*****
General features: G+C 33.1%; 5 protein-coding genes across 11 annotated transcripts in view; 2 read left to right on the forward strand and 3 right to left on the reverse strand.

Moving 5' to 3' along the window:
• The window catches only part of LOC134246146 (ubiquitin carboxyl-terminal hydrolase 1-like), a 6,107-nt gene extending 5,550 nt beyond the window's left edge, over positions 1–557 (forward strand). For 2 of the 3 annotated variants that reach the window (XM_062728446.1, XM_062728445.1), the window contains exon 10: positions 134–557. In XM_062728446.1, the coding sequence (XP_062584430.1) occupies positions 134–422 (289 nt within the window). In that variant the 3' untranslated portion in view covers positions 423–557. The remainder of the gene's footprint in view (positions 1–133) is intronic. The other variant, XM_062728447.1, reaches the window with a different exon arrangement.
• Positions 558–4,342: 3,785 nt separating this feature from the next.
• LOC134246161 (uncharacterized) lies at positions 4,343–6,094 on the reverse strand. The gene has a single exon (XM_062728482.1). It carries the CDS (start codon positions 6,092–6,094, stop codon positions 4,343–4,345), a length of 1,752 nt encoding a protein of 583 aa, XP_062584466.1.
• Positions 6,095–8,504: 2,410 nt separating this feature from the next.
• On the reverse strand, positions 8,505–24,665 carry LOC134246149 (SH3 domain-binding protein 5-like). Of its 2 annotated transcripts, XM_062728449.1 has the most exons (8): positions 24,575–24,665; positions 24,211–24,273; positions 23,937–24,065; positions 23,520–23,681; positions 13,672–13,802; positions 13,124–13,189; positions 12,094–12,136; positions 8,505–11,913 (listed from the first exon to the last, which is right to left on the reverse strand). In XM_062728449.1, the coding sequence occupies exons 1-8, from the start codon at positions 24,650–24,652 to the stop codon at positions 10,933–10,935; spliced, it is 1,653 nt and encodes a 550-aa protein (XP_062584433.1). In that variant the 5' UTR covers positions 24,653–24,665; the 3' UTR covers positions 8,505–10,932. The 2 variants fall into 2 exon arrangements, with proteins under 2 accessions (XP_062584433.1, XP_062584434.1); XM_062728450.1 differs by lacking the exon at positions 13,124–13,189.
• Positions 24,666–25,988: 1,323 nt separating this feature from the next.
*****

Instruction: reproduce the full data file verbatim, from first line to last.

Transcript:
General features: G+C 33.1%; 5 protein-coding genes across 11 annotated transcripts in view; 2 read left to right on the forward strand and 3 right to left on the reverse strand.

Moving 5' to 3' along the window:
• The window catches only part of LOC134246146 (ubiquitin carboxyl-terminal hydrolase 1-like), a 6,107-nt gene extending 5,550 nt beyond the window's left edge, over positions 1–557 (forward strand). For 2 of the 3 annotated variants that reach the window (XM_062728446.1, XM_062728445.1), the window contains exon 10: positions 134–557. In XM_062728446.1, the coding sequence (XP_062584430.1) occupies positions 134–422 (289 nt within the window). In that variant the 3' untranslated portion in view covers positions 423–557. The remainder of the gene's footprint in view (positions 1–133) is intronic. The other variant, XM_062728447.1, reaches the window with a different exon arrangement.
• Positions 558–4,342: 3,785 nt separating this feature from the next.
• LOC134246161 (uncharacterized) lies at positions 4,343–6,094 on the reverse strand. The gene has a single exon (XM_062728482.1). It carries the CDS (start codon positions 6,092–6,094, stop codon positions 4,343–4,345), a length of 1,752 nt encoding a protein of 583 aa, XP_062584466.1.
• Positions 6,095–8,504: 2,410 nt separating this feature from the next.
• On the reverse strand, positions 8,505–24,665 carry LOC134246149 (SH3 domain-binding protein 5-like). Of its 2 annotated transcripts, XM_062728449.1 has the most exons (8): positions 24,575–24,665; positions 24,211–24,273; positions 23,937–24,065; positions 23,520–23,681; positions 13,672–13,802; positions 13,124–13,189; positions 12,094–12,136; positions 8,505–11,913 (listed from the first exon to the last, which is right to left on the reverse strand). In XM_062728449.1, the coding sequence occupies exons 1-8, from the start codon at positions 24,650–24,652 to the stop codon at positions 10,933–10,935; spliced, it is 1,653 nt and encodes a 550-aa protein (XP_062584433.1). In that variant the 5' UTR covers positions 24,653–24,665; the 3' UTR covers positions 8,505–10,932. The 2 variants fall into 2 exon arrangements, with proteins under 2 accessions (XP_062584433.1, XP_062584434.1); XM_062728450.1 differs by lacking the exon at positions 13,124–13,189.
• Positions 24,666–25,988: 1,323 nt separating this feature from the next.